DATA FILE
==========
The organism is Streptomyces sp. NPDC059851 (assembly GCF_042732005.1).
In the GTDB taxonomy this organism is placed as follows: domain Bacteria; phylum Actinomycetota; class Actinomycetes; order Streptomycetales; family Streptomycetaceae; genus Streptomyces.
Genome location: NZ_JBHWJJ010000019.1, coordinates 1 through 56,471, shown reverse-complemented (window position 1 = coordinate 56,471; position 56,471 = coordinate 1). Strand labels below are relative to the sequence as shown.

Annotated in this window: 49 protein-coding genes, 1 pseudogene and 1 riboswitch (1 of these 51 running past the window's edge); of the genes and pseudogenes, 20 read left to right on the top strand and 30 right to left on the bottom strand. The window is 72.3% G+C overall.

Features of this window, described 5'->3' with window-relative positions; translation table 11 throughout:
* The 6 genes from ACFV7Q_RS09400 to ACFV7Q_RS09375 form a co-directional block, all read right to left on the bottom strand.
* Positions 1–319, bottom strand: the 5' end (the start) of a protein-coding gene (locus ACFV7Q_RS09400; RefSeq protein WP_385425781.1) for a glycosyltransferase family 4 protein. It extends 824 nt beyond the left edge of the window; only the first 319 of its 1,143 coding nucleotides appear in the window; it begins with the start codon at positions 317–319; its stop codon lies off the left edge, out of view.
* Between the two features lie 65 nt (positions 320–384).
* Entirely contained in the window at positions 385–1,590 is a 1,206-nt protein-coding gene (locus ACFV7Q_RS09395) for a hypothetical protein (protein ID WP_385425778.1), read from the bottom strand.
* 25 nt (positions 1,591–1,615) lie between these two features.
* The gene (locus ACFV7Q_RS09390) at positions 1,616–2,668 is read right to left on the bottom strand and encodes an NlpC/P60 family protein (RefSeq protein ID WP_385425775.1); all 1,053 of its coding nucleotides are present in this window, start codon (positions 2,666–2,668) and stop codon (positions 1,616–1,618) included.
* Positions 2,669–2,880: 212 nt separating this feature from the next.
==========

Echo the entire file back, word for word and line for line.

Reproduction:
The organism is Streptomyces sp. NPDC059851 (assembly GCF_042732005.1).
In the GTDB taxonomy this organism is placed as follows: domain Bacteria; phylum Actinomycetota; class Actinomycetes; order Streptomycetales; family Streptomycetaceae; genus Streptomyces.
Genome location: NZ_JBHWJJ010000019.1, coordinates 1 through 56,471, shown reverse-complemented (window position 1 = coordinate 56,471; position 56,471 = coordinate 1). Strand labels below are relative to the sequence as shown.

Annotated in this window: 49 protein-coding genes, 1 pseudogene and 1 riboswitch (1 of these 51 running past the window's edge); of the genes and pseudogenes, 20 read left to right on the top strand and 30 right to left on the bottom strand. The window is 72.3% G+C overall.

Features of this window, described 5'->3' with window-relative positions; translation table 11 throughout:
* The 6 genes from ACFV7Q_RS09400 to ACFV7Q_RS09375 form a co-directional block, all read right to left on the bottom strand.
* Positions 1–319, bottom strand: the 5' end (the start) of a protein-coding gene (locus ACFV7Q_RS09400; RefSeq protein WP_385425781.1) for a glycosyltransferase family 4 protein. It extends 824 nt beyond the left edge of the window; only the first 319 of its 1,143 coding nucleotides appear in the window; it begins with the start codon at positions 317–319; its stop codon lies off the left edge, out of view.
* Between the two features lie 65 nt (positions 320–384).
* Entirely contained in the window at positions 385–1,590 is a 1,206-nt protein-coding gene (locus ACFV7Q_RS09395) for a hypothetical protein (protein ID WP_385425778.1), read from the bottom strand.
* 25 nt (positions 1,591–1,615) lie between these two features.
* The gene (locus ACFV7Q_RS09390) at positions 1,616–2,668 is read right to left on the bottom strand and encodes an NlpC/P60 family protein (RefSeq protein ID WP_385425775.1); all 1,053 of its coding nucleotides are present in this window, start codon (positions 2,666–2,668) and stop codon (positions 1,616–1,618) included.
* Positions 2,669–2,880: 212 nt separating this feature from the next.